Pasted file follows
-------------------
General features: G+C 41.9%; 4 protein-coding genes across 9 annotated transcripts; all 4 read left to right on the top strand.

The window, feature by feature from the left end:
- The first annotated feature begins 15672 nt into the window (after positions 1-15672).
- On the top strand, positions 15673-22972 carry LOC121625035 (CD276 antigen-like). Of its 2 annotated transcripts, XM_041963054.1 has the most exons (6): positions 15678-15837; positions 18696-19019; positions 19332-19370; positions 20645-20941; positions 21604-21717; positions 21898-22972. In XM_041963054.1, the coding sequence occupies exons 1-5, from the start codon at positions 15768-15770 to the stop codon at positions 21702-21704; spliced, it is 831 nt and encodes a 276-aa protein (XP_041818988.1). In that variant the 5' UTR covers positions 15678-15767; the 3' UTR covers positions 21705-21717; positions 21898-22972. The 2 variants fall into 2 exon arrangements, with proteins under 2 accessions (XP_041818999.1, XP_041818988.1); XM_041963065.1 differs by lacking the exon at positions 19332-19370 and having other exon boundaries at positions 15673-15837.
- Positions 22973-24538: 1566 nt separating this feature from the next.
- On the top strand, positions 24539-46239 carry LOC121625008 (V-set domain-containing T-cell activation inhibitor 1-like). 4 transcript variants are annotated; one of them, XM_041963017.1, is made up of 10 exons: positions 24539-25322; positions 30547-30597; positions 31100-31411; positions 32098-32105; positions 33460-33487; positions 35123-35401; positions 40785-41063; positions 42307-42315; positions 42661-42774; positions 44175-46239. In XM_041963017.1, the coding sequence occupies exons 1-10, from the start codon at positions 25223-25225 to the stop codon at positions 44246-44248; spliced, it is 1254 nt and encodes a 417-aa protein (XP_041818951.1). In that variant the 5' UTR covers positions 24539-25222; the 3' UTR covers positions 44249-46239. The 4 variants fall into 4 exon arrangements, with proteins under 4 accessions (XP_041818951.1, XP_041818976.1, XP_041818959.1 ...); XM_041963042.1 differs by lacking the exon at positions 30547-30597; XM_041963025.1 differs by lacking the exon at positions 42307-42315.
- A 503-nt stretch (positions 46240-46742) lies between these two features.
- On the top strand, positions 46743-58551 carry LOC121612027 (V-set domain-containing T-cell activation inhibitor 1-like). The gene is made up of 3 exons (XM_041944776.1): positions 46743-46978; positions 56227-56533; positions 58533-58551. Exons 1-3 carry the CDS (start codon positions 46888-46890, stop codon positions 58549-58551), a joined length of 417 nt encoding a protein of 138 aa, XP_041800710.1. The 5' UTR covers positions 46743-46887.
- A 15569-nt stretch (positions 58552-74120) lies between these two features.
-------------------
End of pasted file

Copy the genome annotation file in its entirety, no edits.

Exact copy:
General features: G+C 41.9%; 4 protein-coding genes across 9 annotated transcripts; all 4 read left to right on the top strand.

The window, feature by feature from the left end:
- The first annotated feature begins 15672 nt into the window (after positions 1-15672).
- On the top strand, positions 15673-22972 carry LOC121625035 (CD276 antigen-like). Of its 2 annotated transcripts, XM_041963054.1 has the most exons (6): positions 15678-15837; positions 18696-19019; positions 19332-19370; positions 20645-20941; positions 21604-21717; positions 21898-22972. In XM_041963054.1, the coding sequence occupies exons 1-5, from the start codon at positions 15768-15770 to the stop codon at positions 21702-21704; spliced, it is 831 nt and encodes a 276-aa protein (XP_041818988.1). In that variant the 5' UTR covers positions 15678-15767; the 3' UTR covers positions 21705-21717; positions 21898-22972. The 2 variants fall into 2 exon arrangements, with proteins under 2 accessions (XP_041818999.1, XP_041818988.1); XM_041963065.1 differs by lacking the exon at positions 19332-19370 and having other exon boundaries at positions 15673-15837.
- Positions 22973-24538: 1566 nt separating this feature from the next.
- On the top strand, positions 24539-46239 carry LOC121625008 (V-set domain-containing T-cell activation inhibitor 1-like). 4 transcript variants are annotated; one of them, XM_041963017.1, is made up of 10 exons: positions 24539-25322; positions 30547-30597; positions 31100-31411; positions 32098-32105; positions 33460-33487; positions 35123-35401; positions 40785-41063; positions 42307-42315; positions 42661-42774; positions 44175-46239. In XM_041963017.1, the coding sequence occupies exons 1-10, from the start codon at positions 25223-25225 to the stop codon at positions 44246-44248; spliced, it is 1254 nt and encodes a 417-aa protein (XP_041818951.1). In that variant the 5' UTR covers positions 24539-25222; the 3' UTR covers positions 44249-46239. The 4 variants fall into 4 exon arrangements, with proteins under 4 accessions (XP_041818951.1, XP_041818976.1, XP_041818959.1 ...); XM_041963042.1 differs by lacking the exon at positions 30547-30597; XM_041963025.1 differs by lacking the exon at positions 42307-42315.
- A 503-nt stretch (positions 46240-46742) lies between these two features.
- On the top strand, positions 46743-58551 carry LOC121612027 (V-set domain-containing T-cell activation inhibitor 1-like). The gene is made up of 3 exons (XM_041944776.1): positions 46743-46978; positions 56227-56533; positions 58533-58551. Exons 1-3 carry the CDS (start codon positions 46888-46890, stop codon positions 58549-58551), a joined length of 417 nt encoding a protein of 138 aa, XP_041800710.1. The 5' UTR covers positions 46743-46887.
- A 15569-nt stretch (positions 58552-74120) lies between these two features.